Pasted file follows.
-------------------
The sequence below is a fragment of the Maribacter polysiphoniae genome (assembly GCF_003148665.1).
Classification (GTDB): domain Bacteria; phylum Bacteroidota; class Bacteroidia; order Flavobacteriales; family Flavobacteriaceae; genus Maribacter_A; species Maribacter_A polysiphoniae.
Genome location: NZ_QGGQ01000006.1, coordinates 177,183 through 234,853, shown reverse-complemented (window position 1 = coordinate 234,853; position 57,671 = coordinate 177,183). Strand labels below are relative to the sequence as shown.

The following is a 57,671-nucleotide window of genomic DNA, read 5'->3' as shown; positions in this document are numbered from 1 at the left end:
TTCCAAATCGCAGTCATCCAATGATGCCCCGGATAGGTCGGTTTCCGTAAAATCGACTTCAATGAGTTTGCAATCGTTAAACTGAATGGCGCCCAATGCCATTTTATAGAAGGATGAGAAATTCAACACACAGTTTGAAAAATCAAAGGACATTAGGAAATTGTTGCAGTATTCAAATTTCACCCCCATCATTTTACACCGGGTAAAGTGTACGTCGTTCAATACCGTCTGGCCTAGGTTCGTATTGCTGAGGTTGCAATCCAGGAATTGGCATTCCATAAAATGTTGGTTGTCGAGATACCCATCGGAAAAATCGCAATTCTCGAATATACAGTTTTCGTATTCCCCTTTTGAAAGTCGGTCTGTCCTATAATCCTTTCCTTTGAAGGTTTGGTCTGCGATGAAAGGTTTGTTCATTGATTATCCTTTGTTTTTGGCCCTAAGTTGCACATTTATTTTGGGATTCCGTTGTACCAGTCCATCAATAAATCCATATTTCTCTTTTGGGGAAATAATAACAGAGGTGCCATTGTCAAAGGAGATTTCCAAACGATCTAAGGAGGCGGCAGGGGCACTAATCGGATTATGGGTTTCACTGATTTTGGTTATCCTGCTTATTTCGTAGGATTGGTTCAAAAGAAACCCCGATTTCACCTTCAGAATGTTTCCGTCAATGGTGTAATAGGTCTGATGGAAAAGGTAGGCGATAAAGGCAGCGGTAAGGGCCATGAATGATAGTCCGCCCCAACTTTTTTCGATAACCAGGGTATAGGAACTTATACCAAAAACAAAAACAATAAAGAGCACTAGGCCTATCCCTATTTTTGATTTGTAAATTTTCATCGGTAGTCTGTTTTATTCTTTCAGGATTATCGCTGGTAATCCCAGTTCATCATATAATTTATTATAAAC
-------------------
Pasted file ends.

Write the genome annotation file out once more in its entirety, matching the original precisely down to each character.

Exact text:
The sequence below is a fragment of the Maribacter polysiphoniae genome (assembly GCF_003148665.1).
Classification (GTDB): domain Bacteria; phylum Bacteroidota; class Bacteroidia; order Flavobacteriales; family Flavobacteriaceae; genus Maribacter_A; species Maribacter_A polysiphoniae.
Genome location: NZ_QGGQ01000006.1, coordinates 177,183 through 234,853, shown reverse-complemented (window position 1 = coordinate 234,853; position 57,671 = coordinate 177,183). Strand labels below are relative to the sequence as shown.

The following is a 57,671-nucleotide window of genomic DNA, read 5'->3' as shown; positions in this document are numbered from 1 at the left end:
TTCCAAATCGCAGTCATCCAATGATGCCCCGGATAGGTCGGTTTCCGTAAAATCGACTTCAATGAGTTTGCAATCGTTAAACTGAATGGCGCCCAATGCCATTTTATAGAAGGATGAGAAATTCAACACACAGTTTGAAAAATCAAAGGACATTAGGAAATTGTTGCAGTATTCAAATTTCACCCCCATCATTTTACACCGGGTAAAGTGTACGTCGTTCAATACCGTCTGGCCTAGGTTCGTATTGCTGAGGTTGCAATCCAGGAATTGGCATTCCATAAAATGTTGGTTGTCGAGATACCCATCGGAAAAATCGCAATTCTCGAATATACAGTTTTCGTATTCCCCTTTTGAAAGTCGGTCTGTCCTATAATCCTTTCCTTTGAAGGTTTGGTCTGCGATGAAAGGTTTGTTCATTGATTATCCTTTGTTTTTGGCCCTAAGTTGCACATTTATTTTGGGATTCCGTTGTACCAGTCCATCAATAAATCCATATTTCTCTTTTGGGGAAATAATAACAGAGGTGCCATTGTCAAAGGAGATTTCCAAACGATCTAAGGAGGCGGCAGGGGCACTAATCGGATTATGGGTTTCACTGATTTTGGTTATCCTGCTTATTTCGTAGGATTGGTTCAAAAGAAACCCCGATTTCACCTTCAGAATGTTTCCGTCAATGGTGTAATAGGTCTGATGGAAAAGGTAGGCGATAAAGGCAGCGGTAAGGGCCATGAATGATAGTCCGCCCCAACTTTTTTCGATAACCAGGGTATAGGAACTTATACCAAAAACAAAAACAATAAAGAGCACTAGGCCTATCCCTATTTTTGATTTGTAAATTTTCATCGGTAGTCTGTTTTATTCTTTCAGGATTATCGCTGGTAATCCCAGTTCATCATATAATTTATTATAAAC